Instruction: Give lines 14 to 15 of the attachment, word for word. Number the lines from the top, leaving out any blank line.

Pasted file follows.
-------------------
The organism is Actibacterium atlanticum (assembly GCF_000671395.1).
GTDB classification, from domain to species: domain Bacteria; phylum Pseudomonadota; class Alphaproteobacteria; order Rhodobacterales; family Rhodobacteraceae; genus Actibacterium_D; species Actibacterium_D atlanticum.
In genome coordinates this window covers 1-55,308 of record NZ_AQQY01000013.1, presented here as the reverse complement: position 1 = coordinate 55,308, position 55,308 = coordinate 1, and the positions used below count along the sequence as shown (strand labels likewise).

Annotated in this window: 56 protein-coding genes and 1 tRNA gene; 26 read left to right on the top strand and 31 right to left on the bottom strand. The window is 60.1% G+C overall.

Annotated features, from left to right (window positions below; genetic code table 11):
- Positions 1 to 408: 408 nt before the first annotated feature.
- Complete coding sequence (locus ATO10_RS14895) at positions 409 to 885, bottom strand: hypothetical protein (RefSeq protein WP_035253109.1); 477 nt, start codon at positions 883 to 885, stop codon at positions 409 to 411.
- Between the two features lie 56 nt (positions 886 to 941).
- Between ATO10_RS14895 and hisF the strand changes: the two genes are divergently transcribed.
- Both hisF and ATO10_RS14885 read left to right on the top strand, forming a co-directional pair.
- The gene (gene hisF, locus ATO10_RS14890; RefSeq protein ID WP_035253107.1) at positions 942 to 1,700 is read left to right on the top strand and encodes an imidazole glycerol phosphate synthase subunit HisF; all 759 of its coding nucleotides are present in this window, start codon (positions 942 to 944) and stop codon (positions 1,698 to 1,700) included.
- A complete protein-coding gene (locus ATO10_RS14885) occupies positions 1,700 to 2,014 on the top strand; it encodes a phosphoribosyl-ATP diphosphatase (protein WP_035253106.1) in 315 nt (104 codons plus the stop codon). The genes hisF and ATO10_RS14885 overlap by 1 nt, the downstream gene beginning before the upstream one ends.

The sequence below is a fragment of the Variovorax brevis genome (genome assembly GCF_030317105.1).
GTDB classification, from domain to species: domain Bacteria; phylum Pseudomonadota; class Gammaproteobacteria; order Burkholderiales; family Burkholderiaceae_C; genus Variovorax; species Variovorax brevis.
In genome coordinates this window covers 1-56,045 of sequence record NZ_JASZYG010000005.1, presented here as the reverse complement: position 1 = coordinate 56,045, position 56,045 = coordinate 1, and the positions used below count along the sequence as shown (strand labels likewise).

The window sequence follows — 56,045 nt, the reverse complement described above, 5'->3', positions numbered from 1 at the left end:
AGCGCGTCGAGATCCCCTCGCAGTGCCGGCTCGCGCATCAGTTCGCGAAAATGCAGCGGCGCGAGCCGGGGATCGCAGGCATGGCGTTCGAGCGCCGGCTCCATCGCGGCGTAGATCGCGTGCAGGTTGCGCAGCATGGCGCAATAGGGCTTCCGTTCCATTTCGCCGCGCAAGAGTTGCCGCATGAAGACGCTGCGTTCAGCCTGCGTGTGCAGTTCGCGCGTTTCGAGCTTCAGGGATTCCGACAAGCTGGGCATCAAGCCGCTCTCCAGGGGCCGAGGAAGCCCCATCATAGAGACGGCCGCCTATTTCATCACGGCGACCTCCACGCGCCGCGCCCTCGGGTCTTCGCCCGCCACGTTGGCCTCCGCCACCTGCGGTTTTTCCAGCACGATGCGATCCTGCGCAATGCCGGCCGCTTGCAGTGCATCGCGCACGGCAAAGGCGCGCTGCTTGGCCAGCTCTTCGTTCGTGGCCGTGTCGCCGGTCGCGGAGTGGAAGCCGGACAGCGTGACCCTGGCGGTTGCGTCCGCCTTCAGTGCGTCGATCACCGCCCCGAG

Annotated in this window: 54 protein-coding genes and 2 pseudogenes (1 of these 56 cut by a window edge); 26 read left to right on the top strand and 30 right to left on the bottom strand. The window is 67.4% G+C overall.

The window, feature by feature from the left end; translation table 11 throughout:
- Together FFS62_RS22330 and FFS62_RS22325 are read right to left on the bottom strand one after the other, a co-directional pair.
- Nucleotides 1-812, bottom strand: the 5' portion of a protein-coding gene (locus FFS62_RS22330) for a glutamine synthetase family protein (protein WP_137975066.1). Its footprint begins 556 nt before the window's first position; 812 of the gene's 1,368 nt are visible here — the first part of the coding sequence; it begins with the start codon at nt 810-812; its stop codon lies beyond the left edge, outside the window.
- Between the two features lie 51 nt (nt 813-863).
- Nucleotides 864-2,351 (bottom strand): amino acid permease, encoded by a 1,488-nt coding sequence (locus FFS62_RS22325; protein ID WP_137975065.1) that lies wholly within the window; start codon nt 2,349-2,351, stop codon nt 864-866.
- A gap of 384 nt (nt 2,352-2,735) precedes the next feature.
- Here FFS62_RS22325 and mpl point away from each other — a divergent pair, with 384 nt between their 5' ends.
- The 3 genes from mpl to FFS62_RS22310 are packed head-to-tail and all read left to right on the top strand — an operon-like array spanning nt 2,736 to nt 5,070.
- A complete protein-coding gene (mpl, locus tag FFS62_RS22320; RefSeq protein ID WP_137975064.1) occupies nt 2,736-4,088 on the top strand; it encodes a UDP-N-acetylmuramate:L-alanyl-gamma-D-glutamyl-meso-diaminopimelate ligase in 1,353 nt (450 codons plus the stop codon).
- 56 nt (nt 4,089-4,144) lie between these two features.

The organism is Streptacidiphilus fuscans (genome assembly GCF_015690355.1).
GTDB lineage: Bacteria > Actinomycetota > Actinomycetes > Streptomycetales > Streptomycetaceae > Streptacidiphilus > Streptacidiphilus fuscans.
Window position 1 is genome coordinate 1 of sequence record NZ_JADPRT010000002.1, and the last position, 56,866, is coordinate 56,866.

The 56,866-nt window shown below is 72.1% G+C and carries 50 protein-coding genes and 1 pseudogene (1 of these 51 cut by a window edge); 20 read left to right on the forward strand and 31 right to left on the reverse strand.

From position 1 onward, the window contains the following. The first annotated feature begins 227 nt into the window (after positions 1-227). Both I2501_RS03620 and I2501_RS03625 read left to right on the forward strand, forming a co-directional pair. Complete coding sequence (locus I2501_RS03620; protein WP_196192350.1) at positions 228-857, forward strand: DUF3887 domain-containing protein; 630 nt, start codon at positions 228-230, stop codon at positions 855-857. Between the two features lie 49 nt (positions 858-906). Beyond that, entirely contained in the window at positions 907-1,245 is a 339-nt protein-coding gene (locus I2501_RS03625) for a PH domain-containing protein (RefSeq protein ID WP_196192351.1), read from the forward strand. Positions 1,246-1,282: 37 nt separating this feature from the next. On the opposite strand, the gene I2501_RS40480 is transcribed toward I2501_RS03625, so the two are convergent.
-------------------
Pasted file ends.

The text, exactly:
GTDB classification, from domain to species: domain Bacteria; phylum Pseudomonadota; class Gammaproteobacteria; order Burkholderiales; family Burkholderiaceae_C; genus Variovorax; species Variovorax brevis.
In genome coordinates this window covers 1-56,045 of sequence record NZ_JASZYG010000005.1, presented here as the reverse complement: position 1 = coordinate 56,045, position 56,045 = coordinate 1, and the positions used below count along the sequence as shown (strand labels likewise).